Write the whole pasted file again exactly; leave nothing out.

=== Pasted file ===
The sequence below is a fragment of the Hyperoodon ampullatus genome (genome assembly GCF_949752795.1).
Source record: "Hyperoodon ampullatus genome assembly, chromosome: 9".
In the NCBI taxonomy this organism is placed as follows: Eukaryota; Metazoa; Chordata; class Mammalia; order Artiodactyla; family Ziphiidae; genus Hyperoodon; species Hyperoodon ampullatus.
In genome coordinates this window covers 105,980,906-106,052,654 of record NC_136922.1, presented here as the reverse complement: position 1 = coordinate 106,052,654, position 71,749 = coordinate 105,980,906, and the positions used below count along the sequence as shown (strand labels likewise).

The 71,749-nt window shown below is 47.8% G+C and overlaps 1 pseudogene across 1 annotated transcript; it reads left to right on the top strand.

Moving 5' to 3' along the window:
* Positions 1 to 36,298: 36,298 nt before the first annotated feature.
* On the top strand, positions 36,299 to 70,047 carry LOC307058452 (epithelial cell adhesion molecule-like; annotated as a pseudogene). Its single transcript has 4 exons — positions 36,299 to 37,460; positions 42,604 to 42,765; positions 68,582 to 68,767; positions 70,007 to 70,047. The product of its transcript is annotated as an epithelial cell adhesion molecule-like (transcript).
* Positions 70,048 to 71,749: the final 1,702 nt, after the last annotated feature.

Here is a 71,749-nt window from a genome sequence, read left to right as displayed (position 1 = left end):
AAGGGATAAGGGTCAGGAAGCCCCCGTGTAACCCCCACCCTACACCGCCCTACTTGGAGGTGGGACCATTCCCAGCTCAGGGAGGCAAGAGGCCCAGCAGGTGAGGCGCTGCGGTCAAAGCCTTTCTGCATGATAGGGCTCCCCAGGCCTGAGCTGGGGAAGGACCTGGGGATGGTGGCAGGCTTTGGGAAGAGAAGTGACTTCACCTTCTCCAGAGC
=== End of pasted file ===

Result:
The sequence below is a fragment of the Hyperoodon ampullatus genome (genome assembly GCF_949752795.1).
Source record: "Hyperoodon ampullatus genome assembly, chromosome: 9".
In the NCBI taxonomy this organism is placed as follows: Eukaryota; Metazoa; Chordata; class Mammalia; order Artiodactyla; family Ziphiidae; genus Hyperoodon; species Hyperoodon ampullatus.
In genome coordinates this window covers 105,980,906-106,052,654 of record NC_136922.1, presented here as the reverse complement: position 1 = coordinate 106,052,654, position 71,749 = coordinate 105,980,906, and the positions used below count along the sequence as shown (strand labels likewise).

The 71,749-nt window shown below is 47.8% G+C and overlaps 1 pseudogene across 1 annotated transcript; it reads left to right on the top strand.

Moving 5' to 3' along the window:
* Positions 1 to 36,298: 36,298 nt before the first annotated feature.
* On the top strand, positions 36,299 to 70,047 carry LOC307058452 (epithelial cell adhesion molecule-like; annotated as a pseudogene). Its single transcript has 4 exons — positions 36,299 to 37,460; positions 42,604 to 42,765; positions 68,582 to 68,767; positions 70,007 to 70,047. The product of its transcript is annotated as an epithelial cell adhesion molecule-like (transcript).
* Positions 70,048 to 71,749: the final 1,702 nt, after the last annotated feature.

Here is a 71,749-nt window from a genome sequence, read left to right as displayed (position 1 = left end):
AAGGGATAAGGGTCAGGAAGCCCCCGTGTAACCCCCACCCTACACCGCCCTACTTGGAGGTGGGACCATTCCCAGCTCAGGGAGGCAAGAGGCCCAGCAGGTGAGGCGCTGCGGTCAAAGCCTTTCTGCATGATAGGGCTCCCCAGGCCTGAGCTGGGGAAGGACCTGGGGATGGTGGCAGGCTTTGGGAAGAGAAGTGACTTCACCTTCTCCAGAGC